Private Fears in Public Places (2006)

“I’ve read about drunken girl gangs.” 

 

Directed by Alain Resnais Private Fears in Public Places weaves together the interconnecting stories of a disparate group of lonely French singles while examining loneliness and the inability to communicate as fatal obstacles to intimacy. The result is a very clever film that resonates long after the credits roll. Private Fears in Public Places at first seems to treat its subjects superficially (and this is underscored by the often hearted handling of the subject matter), but now days after watching the film, I am still mulling over the characters’ actions.

 

Paris real estate agent, Thierry (Andre Dussollier) shows a series of apartments to Nicole (Laura Morante), but her fiancé Dan (Lambert Wilson), ex-army and now unemployed argues that everything she finds is too small. He insists he needs a study for undefined purposes. Meanwhile, Thierry’s coworker–single, religious Charlotte (Sabine Azema) insists on sharing inspirational videotapes. These tapes are a yawn fest to Thierry, until he discovers something rather surprising. In the meantime, Thierry’s lonely sister Gaelle (Isabelle Carre) goes on a series of blind dates.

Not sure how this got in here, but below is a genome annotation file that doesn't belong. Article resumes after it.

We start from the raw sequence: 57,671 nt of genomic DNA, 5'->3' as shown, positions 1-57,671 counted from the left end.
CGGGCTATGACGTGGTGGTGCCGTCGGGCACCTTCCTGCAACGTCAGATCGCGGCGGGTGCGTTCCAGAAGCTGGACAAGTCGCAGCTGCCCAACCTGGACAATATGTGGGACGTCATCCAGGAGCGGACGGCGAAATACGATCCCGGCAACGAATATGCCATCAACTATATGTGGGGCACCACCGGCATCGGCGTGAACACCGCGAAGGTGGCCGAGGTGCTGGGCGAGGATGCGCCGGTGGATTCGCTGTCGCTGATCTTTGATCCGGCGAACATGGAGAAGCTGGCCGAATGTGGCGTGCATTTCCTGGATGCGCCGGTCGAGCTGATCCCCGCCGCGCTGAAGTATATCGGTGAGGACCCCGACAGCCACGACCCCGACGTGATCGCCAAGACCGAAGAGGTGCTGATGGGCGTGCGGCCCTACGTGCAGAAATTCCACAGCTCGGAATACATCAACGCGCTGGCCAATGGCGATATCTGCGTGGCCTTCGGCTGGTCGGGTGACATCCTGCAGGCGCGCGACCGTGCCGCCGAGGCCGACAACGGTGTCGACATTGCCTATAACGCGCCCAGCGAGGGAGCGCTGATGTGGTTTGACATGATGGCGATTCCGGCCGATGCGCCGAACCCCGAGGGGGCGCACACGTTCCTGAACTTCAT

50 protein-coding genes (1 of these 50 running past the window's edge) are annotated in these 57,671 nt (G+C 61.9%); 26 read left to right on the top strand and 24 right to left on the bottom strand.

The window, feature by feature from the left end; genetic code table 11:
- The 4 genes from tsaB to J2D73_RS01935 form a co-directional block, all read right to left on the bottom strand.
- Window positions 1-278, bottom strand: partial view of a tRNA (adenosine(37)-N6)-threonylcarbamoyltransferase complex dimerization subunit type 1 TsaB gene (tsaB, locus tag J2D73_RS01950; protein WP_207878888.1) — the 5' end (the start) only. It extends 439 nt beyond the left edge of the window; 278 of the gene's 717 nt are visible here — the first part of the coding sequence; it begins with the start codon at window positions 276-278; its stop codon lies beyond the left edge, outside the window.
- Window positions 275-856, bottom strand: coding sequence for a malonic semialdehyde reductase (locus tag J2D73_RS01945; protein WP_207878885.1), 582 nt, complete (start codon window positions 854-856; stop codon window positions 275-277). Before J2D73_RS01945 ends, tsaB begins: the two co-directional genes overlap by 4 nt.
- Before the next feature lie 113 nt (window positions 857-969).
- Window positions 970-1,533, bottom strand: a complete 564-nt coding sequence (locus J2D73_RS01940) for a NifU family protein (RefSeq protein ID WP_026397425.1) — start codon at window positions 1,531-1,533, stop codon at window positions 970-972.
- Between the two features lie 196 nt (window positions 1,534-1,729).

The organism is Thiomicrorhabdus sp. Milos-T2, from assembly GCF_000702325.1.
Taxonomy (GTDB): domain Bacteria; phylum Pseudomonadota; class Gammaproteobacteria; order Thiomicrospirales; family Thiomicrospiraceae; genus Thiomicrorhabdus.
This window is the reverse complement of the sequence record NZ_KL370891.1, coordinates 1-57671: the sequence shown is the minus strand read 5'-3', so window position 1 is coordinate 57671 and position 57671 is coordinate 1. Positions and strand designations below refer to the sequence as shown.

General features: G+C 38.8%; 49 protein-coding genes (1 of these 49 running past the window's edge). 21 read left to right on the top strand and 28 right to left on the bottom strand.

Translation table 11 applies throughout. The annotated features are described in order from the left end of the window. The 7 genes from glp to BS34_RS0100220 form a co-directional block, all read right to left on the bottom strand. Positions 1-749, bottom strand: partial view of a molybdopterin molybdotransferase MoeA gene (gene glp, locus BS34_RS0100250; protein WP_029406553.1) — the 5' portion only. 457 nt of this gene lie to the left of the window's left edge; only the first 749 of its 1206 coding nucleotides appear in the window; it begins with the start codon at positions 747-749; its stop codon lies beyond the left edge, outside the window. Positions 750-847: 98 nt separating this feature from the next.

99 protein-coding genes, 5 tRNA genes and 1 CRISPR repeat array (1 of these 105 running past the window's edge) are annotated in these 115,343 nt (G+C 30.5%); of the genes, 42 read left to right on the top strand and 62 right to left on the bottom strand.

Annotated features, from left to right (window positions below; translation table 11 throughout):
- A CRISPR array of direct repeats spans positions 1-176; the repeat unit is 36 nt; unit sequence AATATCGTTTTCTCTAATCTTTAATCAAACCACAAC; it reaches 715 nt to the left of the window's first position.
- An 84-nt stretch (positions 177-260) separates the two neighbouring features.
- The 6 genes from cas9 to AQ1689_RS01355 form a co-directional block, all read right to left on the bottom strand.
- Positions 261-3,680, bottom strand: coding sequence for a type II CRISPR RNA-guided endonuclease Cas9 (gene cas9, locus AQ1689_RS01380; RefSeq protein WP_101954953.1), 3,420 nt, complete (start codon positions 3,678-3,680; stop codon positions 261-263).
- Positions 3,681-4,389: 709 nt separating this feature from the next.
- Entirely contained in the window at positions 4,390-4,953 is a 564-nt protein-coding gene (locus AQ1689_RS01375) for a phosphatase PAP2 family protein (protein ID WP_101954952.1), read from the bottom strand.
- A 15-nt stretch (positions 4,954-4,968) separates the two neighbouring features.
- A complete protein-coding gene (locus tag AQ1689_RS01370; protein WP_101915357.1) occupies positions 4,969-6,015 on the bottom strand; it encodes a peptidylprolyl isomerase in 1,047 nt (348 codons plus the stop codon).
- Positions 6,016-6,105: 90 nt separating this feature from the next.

Dan avoids Nicole and the impending crisis in their relationship by hanging out at a local bar. The only person Dan can connect with is bartender, Lionel (Pierre Arditi), and while Lionel is not exactly paid to listen to his customers’ stories of woe, this goes along with the territory. Lionel, however, has problems of his own, and he employs Charlotte to mind his demented father while he works shifts at the bar.

 

Based on a play from the nimble mind of British playwright Alan Ayckbourn (and if you ever get a chance to see one of his plays performed, grab the opportunity), the light comic approach belies the seriousness of the subject matter. What could so easily have become a depressing dissection of the inherent loneliness of city lives is tempered with humour. The short scenes end with snow falling. Yes it’s winter in Paris, but the characters also live in a frosty state of emotionally barren lives. Thierry and his sister may share a flat, but they crawl into their own little corners, sharing little. Charlotte creates a façade that covers some much more interesting behaviour, and Dan cannot vocalize his unhappiness in spite of Nicole’s repeated attempts. In French with subtitles, this is another marvelous film from Resnais. 

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Filed under Alain Resnais, France

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